in Linux, Public
So, linux upgrades can always be a bit painful: software gets upgraded, things change (not always for the better), and there is not always a lot of (or any) QA on upgrade paths, so things do break.
There is nothing new there, I've been doing this for 15 years, so I'm used to it.
Just to say that I'm not picking on plymouth, other random things broke during my recent upgrades, and I fixed it (including Xorg switching to kernel modesetting, and requiring i915.modeset=1). Usually it's just a matter of googling for error messages and applying the answers.
(plymouth is a new 'feature' that hides all the boot messages by default, replaces them with a splash screen and tries to capture text output from the boot and log it, which it still does improperly as of today, including by dropping them if there are too many).
A few release backs, the switch to upstart was a bit painful. I can't say I was super thrilled with it, especially when at the time documentation and debugging info was sparse. This has however been fixed (the documentation that is), and while there are still bugglets here and there (statd won't start properly on my laptop), at least my boot doesn't randomly hang on networking dependencies anymore ( https://bugs.launchpad.net/ubuntu/+source/network-manager/+bug/499361 ). But the main part is that I'm willing to be more patient and understanding with upstart because it is a clear win for linux: it is good progress on functionality.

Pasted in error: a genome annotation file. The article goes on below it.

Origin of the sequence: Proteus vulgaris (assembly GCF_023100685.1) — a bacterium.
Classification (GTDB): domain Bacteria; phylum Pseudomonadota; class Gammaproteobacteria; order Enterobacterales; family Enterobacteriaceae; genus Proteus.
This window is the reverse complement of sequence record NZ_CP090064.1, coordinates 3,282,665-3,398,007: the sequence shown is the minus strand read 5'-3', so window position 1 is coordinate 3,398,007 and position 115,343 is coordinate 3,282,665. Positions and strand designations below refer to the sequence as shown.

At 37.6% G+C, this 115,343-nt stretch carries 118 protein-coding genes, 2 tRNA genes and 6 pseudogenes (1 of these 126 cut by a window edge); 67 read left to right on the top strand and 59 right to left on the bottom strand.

And this brings up to the trainwreck otherwise known as plymouth.